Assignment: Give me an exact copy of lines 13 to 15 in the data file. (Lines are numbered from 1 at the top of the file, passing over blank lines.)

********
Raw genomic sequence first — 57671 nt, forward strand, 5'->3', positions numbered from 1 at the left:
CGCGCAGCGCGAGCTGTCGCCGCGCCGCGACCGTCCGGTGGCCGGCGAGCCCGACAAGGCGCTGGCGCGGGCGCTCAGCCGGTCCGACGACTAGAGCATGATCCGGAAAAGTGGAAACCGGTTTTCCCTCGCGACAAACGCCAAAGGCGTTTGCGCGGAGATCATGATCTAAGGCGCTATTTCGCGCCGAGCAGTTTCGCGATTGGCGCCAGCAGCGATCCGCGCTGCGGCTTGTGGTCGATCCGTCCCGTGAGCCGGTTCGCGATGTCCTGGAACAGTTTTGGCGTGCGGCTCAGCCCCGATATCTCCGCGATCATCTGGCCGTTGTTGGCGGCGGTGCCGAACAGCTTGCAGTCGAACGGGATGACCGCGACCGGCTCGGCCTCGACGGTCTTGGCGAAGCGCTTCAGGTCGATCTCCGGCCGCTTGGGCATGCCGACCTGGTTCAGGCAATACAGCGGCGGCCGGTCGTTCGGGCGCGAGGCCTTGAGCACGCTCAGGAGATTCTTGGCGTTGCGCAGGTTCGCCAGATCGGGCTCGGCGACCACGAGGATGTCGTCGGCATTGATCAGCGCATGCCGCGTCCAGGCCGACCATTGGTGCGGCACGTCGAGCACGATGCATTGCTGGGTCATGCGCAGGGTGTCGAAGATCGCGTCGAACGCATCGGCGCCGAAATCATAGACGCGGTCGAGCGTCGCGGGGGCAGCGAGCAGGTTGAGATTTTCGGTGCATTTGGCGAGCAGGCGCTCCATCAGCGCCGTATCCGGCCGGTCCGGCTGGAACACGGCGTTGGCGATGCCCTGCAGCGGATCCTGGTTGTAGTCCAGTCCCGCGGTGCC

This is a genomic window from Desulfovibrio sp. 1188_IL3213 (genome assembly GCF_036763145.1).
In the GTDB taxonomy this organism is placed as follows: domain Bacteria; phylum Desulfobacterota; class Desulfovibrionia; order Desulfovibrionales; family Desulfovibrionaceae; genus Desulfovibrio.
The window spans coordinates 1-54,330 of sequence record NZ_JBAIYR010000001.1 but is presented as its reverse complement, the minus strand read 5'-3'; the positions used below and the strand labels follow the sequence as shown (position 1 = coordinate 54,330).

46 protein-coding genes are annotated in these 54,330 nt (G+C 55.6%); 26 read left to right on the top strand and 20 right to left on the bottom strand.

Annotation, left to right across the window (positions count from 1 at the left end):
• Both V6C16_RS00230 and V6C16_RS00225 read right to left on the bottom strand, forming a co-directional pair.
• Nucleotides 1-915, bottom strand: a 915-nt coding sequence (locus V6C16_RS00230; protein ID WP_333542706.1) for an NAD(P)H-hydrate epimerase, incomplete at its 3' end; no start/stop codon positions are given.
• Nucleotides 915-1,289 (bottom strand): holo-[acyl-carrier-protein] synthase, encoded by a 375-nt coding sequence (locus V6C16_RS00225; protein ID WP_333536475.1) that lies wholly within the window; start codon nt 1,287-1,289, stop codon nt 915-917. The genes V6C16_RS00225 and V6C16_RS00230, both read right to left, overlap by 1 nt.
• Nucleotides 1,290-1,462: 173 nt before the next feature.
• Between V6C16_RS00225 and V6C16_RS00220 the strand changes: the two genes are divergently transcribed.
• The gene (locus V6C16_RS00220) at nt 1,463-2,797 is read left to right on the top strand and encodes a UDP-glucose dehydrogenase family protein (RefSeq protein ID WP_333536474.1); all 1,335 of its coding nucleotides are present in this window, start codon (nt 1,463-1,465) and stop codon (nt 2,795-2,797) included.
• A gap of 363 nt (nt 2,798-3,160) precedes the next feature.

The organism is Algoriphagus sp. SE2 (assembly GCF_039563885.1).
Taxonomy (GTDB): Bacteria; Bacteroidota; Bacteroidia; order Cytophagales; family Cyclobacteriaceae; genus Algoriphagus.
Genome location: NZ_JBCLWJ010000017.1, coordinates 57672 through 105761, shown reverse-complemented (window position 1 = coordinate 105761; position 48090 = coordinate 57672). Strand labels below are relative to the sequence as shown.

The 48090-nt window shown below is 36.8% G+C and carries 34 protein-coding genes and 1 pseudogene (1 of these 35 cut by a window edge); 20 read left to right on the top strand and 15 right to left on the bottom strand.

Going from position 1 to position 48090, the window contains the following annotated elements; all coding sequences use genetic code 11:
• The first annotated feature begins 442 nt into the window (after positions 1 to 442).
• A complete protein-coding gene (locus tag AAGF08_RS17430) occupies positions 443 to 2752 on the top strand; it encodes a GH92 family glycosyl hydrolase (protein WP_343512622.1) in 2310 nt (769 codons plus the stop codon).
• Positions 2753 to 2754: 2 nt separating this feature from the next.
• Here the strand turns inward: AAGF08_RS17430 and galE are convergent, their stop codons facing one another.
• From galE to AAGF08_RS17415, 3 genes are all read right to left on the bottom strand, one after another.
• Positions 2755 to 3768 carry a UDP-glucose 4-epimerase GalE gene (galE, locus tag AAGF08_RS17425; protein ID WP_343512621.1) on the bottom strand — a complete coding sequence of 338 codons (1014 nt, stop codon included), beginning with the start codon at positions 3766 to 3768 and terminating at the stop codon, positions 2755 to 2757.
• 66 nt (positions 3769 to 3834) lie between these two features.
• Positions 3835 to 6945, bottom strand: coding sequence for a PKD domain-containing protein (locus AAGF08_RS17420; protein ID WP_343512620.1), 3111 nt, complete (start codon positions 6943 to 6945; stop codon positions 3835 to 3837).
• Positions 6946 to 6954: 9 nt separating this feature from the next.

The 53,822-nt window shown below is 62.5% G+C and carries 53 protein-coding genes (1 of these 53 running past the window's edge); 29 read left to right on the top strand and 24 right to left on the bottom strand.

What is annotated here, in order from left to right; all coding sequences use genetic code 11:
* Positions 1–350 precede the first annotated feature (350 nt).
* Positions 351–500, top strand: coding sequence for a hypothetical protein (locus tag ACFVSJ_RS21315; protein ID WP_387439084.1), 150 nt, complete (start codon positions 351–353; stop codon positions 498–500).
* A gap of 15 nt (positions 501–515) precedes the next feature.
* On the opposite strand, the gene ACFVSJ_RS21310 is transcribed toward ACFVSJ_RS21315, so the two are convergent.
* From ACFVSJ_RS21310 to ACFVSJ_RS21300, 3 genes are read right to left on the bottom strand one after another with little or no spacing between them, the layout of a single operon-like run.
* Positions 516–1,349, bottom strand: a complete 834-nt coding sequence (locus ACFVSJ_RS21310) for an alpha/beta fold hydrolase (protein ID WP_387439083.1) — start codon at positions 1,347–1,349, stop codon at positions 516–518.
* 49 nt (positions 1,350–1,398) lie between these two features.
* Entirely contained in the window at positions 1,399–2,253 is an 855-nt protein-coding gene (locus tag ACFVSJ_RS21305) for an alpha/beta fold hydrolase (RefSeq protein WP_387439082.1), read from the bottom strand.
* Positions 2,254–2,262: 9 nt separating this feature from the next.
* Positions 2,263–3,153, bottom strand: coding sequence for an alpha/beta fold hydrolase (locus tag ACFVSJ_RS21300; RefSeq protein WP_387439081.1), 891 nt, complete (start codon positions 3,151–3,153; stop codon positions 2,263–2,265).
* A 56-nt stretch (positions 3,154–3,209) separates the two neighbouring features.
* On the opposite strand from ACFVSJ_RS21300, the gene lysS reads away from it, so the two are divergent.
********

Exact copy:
• The gene (locus V6C16_RS00220) at nt 1,463-2,797 is read left to right on the top strand and encodes a UDP-glucose dehydrogenase family protein (RefSeq protein ID WP_333536474.1); all 1,335 of its coding nucleotides are present in this window, start codon (nt 1,463-1,465) and stop codon (nt 2,795-2,797) included.
• A gap of 363 nt (nt 2,798-3,160) precedes the next feature.

The organism is Algoriphagus sp. SE2 (assembly GCF_039563885.1).